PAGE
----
BOUNDARIES AREN’T FOR THEM, THEY’RE FOR YOU!
OOOOHHH Boy. This is a really tough one for we feeler-types and empaths. We probably feel other people’s emotions more than they do, and that can really suck because most of us struggle to keep from drowning in our own emotional baloney let alone anyone else’s. However, constantly feeling like you’re being taken advantage of or walked on by others in order to play nice can cost you dearly. Feelings of not being at ease in one’s own skin, are not so good for maintaining homeostasis, and equilibrium is a state your body greatly prefers.
I’ve made a personal practice of creating good boundaries but I can struggle too from time to time as an empathic type. Since life never settles on one pie to throw in your face so that you can master the swerve, it’s best to start creating your own little private toolbox. I guarantee you…there will always be a “next time” where you’ll need to pull it out.
Let’s get started.
Here is a short list of my go-to’s when I find myself in a pinch with setting a boundary.
This is one of my favorite podcasts to help me get into the “pre-game” headspace of boundary creation. Give it a listen to get you pumped about understanding exactly what boundaries are, and who they are for (*hint, they are not for the other person).
HERE ARE SOME OF MY FAVORITE PERSONAL TIPS FOR CREATING BETTER BOUNDARIES AND SAYING NO NICELY:
- Get used to saying things like (#1) “Let me get back to you on whether or not I’d like to go Jello-wrestling this weekend” or (#2) “Let me take some time to consider interpretive dance in the Target Parking Lot during the full moon” or (#3) “That sounds so lovely, and I wish there were two of me, but sadly I’ll have to decline.”
- “No” can also be a complete sentence, but softening it to fit your personality is always a good idea too. Blunt is overrated.
- Practice kindness. As in “That is SO kind of you to offer XYZ, …but (insert #1 or #2 or #3)!”
- It’s completely okay to take time to consider what you’d like to ask for instead. Be completely clear with yourself FIRST, then share that clarity with the other person.
- Practice giving other people’s emotional reaction to your saying no right back to them (you can kindly put a bow on it).
RELATIONSHIPS: “If X, Then Y”
Personal and family relationships can be extra tricky. We can’t just “unfriend” moms and sisters and very close friendships that can have their quirks. However, we can definitely create new and effective ways to train others around what to expect from us when something doesn’t feel right. Again, boundaries are not for them, they are for you. They are merely providing clarity around what someone can expect if they engage in a particular behavior. Boundaries are never for the purpose of being manipulative, or unkind, nor are they centered around changing the other person.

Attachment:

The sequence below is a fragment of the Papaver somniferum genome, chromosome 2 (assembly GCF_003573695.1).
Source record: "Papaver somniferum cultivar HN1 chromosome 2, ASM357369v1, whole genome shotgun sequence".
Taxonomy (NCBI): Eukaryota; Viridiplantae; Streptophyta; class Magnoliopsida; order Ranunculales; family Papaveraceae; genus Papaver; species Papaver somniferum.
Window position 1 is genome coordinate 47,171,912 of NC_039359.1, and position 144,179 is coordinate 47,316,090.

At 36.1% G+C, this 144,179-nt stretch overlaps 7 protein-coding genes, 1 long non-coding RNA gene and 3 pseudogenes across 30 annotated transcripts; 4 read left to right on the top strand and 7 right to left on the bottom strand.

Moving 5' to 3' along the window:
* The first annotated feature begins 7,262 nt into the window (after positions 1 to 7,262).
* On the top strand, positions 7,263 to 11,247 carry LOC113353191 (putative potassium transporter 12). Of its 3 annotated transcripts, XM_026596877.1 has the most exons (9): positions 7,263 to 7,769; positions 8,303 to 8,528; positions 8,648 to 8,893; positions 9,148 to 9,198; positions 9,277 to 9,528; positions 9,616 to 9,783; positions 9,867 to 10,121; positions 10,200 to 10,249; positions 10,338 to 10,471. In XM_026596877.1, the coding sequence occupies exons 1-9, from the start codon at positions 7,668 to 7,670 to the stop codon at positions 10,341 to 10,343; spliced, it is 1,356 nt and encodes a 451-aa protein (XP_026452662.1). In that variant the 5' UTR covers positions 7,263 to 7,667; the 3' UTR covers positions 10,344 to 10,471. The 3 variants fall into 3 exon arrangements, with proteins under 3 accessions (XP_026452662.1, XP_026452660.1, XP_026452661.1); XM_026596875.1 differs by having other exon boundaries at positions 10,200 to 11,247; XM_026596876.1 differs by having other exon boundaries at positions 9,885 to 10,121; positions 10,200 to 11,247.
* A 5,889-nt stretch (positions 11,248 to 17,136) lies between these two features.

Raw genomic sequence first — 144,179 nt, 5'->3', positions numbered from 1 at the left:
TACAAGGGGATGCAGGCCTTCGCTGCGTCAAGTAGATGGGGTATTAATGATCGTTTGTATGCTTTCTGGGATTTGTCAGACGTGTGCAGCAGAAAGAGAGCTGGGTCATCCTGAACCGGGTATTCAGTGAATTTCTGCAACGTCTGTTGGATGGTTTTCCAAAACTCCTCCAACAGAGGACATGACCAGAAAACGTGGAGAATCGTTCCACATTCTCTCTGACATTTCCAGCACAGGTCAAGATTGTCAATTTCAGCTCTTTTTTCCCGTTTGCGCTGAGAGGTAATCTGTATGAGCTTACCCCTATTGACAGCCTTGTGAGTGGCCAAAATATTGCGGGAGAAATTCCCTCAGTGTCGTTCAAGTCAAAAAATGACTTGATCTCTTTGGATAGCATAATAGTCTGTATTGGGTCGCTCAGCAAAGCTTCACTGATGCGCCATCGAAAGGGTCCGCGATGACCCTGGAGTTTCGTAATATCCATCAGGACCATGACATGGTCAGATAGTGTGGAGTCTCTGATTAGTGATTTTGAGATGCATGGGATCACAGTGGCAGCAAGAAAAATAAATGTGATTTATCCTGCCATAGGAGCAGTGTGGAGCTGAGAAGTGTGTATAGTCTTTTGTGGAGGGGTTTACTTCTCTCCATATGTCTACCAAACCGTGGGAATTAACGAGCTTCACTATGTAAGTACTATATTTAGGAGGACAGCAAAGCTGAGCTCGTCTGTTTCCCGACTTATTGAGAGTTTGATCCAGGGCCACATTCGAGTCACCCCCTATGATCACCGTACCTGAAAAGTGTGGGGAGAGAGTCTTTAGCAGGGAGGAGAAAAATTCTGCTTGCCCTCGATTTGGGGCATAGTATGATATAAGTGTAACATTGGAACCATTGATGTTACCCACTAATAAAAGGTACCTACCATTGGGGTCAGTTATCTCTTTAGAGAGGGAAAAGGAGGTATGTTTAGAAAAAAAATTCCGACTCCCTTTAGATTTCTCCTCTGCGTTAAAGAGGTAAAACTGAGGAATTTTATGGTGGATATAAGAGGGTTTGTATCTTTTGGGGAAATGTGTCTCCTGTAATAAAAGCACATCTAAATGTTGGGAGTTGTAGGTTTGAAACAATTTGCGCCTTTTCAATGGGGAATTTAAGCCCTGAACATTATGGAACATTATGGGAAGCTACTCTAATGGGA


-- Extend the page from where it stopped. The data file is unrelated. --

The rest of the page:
In fact, the purpose of good boundaries is primarily to help keep people together in a healthy way.
Here is yet another helpful link to a lecture on healthy boundary creation. Pull up a chair and take some notes (click on the picture below).
Each kind of relationship can offer different practices and challenges. Family members and romantic partners can require some slightly different strategies, as can limiting relationships that are toxic or ending ones altogether <HOW TO GET RID OF TOXIC PEOPLE>. As humans, we are forever stepping all over each other inadvertently or on purpose, and so learning how to set good boundaries, maintain them consistently, feed and water relationships properly, and practice letting go with compassion are critical to maintaining good balance.
Helping you get and stay balanced is what I’m all about at The Inspire Studio, and I’d love to hear your thoughts and experiences with maintaining strong and healthy boundaries in your own life. This is so, so important, because every body tells a story. You don’t want your stories to continually present a burden on what should be a joyful existence.
Yours in Good Health,
I am not a medical professional, nor a licensed psychologist, and this is not offering medical advice of any kind. However, as a Bodyworker and Wellness Coach I know that until we get clarity in some areas, we can continue to see physical manifestations of dysfunctional thinking and practices. None of this is intended to replace the expertise of a medical professional or licensed therapist, and rather is merely offered to augment your personal practice towards gaining balance in your mind, body, and spirit. If you feel that there are areas in which you could use serious attention, or if you have experienced serious and debilitating trauma, please do not hesitate to seek help through the appropriate channels. I can often give you options for referral.